Tale of two managers
While Pep Guardiola announces his return to management by accepting an offer to become the next coach of Bayern Munich, his predecessor at Barcelona, Frank Rijkaard, was receiving his cards after being fired by Saudi Arabia.
Success and failure: it’s a thin line that separates them in the fluctuating world of football and it will be fascinating to see if the newly-revitalised Guardiola can maintain the level of success that has eluded Rijkaard.
“We are very pleased that we have succeeded [in appointing] the football expert Pep Guardiola, who was courted by many famous clubs and contacts,” said CEO Karl-Heinz Rummenigge of Guardiola, who will replace Jupp Heynckes at the end of the season. .
“Guardiola is one of the most successful coaches in the world and we are sure that he can [help] not just Bayern, but German football, shine.”
Clearly, the decision to snub overtures from several big-spending English clubs in favour of Bayern is a boost to German football, although Guardiola’s decision to join a side almost guaranteed to finish in the top two of the Bundesliga, shows that for all his many attributes, risk taking is not one of them.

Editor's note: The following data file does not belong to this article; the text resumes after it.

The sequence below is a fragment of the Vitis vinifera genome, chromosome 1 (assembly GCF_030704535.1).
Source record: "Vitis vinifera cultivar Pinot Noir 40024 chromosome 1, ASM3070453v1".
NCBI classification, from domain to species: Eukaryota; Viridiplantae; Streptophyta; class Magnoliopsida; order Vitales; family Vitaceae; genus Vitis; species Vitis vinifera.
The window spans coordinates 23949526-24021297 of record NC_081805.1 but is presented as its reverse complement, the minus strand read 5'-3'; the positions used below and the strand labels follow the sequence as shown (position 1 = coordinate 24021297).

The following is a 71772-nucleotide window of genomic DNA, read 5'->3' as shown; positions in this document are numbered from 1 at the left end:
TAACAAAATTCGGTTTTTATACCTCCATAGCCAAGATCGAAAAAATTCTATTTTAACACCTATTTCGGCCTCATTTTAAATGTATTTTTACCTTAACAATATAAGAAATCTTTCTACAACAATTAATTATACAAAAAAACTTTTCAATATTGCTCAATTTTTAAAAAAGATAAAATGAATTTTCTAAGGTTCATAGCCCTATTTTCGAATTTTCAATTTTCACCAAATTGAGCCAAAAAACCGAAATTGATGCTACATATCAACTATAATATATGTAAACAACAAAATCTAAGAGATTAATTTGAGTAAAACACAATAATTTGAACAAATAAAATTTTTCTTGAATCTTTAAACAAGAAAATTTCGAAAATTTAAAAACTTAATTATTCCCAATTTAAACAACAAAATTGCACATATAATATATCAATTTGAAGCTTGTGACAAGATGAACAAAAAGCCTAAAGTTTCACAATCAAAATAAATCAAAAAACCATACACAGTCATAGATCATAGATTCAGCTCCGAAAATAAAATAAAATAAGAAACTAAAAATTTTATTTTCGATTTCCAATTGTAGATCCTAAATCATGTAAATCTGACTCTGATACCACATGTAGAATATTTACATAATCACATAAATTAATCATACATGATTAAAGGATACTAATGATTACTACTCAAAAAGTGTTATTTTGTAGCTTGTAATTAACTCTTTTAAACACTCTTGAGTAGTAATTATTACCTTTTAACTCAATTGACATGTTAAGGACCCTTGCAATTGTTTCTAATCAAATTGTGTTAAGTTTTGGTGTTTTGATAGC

Meanwhile, Rijkaard who led Barcelona to two league titles, a Champions League triumph and who arguably created the template that Guardiola would subsequently refine, has been fired as coach of the Saudi national team after a humiliating exit at the Gulf Cup.
Thanks but no thanks
Speculation doing the rounds suggests that David Beckham let it be known that he wanted to finish his career with Milan, but the Serie A club were not interested.
Sky Italia claimed on Wednesday Milan had turned down the chance to re-sign Beckham, despite Milan-based newspaper Gazzetta dello Sport reporting the Serie A club were still considering the proposal.
Beckham played for Milan on loan from LA Galaxy in 2009 and 2010, taking advantage of the MLS close season from January to June.
The former England captain finished his career in America in June, winning the MLS Cup last year in his final match for the LA Galaxy.
There are reportedly a dozen offers on the table for Beckham, some from as far afield as China, Australia and the Middle East, but none it would seem, that offer the fitting finale to his career that Beckham believes he deserves.